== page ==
Javed Fiyaz Foundation with  Save the Children

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The Need


Children born into poverty are half as likely to do as well at school as their wealthier friends. In Britain today, one of the richest countries in the world, very young children still fall behind and stay behind at school, with the education gap starting from birth and evident as early as 19 months.

As a result, 80% of a child’s GCSE results are determined by the time they are seven. Seven is just the beginning of formal education but it is almost too late for a fair chance in life for too many children.

Southwark is an inner London borough which is characterised by high levels of deprivation, interspersed with pockets of affluence.

24% of children in Southwark are living in poverty, with poverty rates in some areas as high as 35% - this is higher than both the London and Uk average. A high proportion of Southwark's residents currently receive out-of-work benefits and those parents who do work are in either low paid or insecure jobs, which impacts on their children's chances to reach their full potential.

  Project annual structure:


  • Year one: January - December 2013.
  • Year two: January - December 2014
  • Year three: January - December 2015

The project aims to contribute to helping young children in Southwark to overcome the effects of poverty at critical times in their development.

Through a multi-programme approach, the project will strengthen the relationship with local services and community groups in Southwark, offering children and their families access to three of our programmes as a package: Eat, Sleep, Learn, Plan!(ESLP!); Families and Schools Together (FAST); and Born to Read.

Because of the JFCT, Save the Children have been able to deliver a package of programmes to disadvantaged families, some highlights of year one include:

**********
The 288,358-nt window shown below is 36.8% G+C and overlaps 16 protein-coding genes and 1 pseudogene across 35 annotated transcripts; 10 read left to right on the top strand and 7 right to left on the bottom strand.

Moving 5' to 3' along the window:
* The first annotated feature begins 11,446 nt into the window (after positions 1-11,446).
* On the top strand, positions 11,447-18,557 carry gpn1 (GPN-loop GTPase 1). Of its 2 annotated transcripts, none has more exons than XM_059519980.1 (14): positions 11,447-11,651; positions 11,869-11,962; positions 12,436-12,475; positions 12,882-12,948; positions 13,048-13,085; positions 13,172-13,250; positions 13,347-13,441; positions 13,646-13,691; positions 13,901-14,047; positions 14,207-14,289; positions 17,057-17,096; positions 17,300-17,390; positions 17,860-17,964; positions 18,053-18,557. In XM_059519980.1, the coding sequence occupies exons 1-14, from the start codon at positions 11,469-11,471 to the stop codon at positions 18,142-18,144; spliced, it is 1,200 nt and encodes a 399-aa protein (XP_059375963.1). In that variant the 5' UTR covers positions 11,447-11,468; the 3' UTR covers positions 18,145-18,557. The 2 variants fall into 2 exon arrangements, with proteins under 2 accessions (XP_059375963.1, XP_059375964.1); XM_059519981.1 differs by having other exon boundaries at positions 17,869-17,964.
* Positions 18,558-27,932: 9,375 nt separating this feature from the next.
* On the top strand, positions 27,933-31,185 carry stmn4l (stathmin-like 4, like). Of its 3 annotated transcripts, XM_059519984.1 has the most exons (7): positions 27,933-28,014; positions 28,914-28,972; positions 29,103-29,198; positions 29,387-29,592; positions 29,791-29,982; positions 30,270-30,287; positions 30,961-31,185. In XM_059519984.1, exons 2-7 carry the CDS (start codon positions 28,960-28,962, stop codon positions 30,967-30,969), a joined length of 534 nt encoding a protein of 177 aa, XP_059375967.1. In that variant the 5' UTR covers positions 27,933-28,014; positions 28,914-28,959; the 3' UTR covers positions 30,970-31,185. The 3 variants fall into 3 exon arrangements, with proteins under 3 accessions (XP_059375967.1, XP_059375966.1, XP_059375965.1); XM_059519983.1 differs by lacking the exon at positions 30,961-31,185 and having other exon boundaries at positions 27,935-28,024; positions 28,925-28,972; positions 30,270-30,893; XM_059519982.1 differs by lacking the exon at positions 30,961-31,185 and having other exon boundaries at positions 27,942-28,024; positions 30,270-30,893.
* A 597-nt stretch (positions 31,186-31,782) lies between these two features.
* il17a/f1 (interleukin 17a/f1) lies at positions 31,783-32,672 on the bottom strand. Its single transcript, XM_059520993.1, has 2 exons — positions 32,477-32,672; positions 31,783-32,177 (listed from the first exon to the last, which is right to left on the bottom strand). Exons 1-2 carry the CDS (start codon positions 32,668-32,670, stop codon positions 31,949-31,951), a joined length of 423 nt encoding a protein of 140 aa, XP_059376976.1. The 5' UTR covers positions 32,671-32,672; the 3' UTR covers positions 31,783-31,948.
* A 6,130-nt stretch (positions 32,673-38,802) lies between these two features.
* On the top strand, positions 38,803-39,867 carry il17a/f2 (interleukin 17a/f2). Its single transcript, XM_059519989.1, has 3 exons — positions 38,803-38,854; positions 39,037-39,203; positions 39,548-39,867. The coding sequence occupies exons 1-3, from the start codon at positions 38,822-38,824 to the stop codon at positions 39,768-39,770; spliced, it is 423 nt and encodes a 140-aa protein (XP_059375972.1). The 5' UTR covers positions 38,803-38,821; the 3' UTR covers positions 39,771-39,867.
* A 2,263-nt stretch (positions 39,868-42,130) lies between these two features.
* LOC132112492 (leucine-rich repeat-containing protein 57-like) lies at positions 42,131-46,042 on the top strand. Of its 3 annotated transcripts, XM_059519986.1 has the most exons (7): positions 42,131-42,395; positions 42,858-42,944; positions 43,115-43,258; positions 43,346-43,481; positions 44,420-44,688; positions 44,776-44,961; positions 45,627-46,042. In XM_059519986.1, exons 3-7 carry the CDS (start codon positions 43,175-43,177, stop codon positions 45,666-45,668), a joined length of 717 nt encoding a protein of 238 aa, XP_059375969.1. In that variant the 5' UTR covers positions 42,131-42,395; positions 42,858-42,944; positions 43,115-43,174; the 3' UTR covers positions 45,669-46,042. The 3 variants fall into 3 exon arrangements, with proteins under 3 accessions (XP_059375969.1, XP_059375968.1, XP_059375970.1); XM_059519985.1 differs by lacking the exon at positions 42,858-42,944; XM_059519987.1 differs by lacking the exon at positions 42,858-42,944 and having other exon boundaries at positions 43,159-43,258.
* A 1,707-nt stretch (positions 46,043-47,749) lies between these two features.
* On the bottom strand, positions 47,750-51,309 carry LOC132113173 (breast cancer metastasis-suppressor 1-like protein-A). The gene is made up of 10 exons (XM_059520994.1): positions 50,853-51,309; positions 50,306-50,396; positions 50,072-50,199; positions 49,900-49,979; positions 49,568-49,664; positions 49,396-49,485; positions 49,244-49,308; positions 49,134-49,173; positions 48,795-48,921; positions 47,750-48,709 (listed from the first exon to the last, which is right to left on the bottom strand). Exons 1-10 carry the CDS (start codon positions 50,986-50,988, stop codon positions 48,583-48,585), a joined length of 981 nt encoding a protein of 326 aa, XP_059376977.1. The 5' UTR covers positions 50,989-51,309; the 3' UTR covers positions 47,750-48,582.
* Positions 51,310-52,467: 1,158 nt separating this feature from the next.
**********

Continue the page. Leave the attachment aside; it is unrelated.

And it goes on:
• Building strong relationships with local authority partners who are instrumental in delivering our programmes.
  • Training 90 local professionals across a range of sectors who are now able to act as Eat, Sleep, Learn, Play!(ESLP!) referral partners, helping us reach the most vulnerable children.
  • Providing 250 disadvantaged families with essential household items through ESLP!, improving the life chances of up to 550 children. Our funding has directly supported 121 of these families.
  • delivering Families and Schools Together in two schools, benefiting 53 children and 25 parents.
  • Training a Local Authority staff member as a FAST train.
  • Successfully established Born to Read in Southwark, engaging five new schools and initiating delivery in two of them.
  • Réalisation du programme Families and Schools Together dans deux écoles, au profit de 53 enfants et 25 parents.
  • Formation d'un agent de la collectivité locale au programme FAST.
  • Introduction réussie du programme Born to Read à Southwark, suscitant l'adhésion de cinq nouvelles écoles dont deux l'ont déjà mis en œuvre.

How have we fulfilled our objectives

Eat, Sleep, Learn, Play! (ESLP) is our early-intervention grants programme that supports deprived families with young children by providing essential household items. These items improve children’s health and well-being, their ability to learn and develop in the long term, and reduce financial pressures in the home, family stress and poor mental health.

ESLP! has changed the lives of the families receiving our household grants. We awarded over 1,200 essential household items, meeting the immediate needs of local families as well as creating long-term positive change for children. Items included:

    • 246 beds, allowing children to get a good night’s sleep so they wake up ready to learn
    • 62 highchairs and 73 cookers, improving eating habits and helping to establish a routine for young children
    • 160 pushchairs, allowing families to take young children outside safely and enabling parents to access services in their local community
  • 116 toy-and-book packs, providing children with age-related learning activities, giving them physical and mental stimulation, which aids their development.